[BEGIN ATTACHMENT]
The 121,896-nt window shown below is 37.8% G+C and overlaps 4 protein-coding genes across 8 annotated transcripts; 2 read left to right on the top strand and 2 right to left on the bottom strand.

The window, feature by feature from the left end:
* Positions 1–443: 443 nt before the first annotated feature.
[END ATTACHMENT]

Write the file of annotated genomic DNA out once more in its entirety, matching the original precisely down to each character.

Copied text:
The 121,896-nt window shown below is 37.8% G+C and overlaps 4 protein-coding genes across 8 annotated transcripts; 2 read left to right on the top strand and 2 right to left on the bottom strand.

The window, feature by feature from the left end:
* Positions 1–443: 443 nt before the first annotated feature.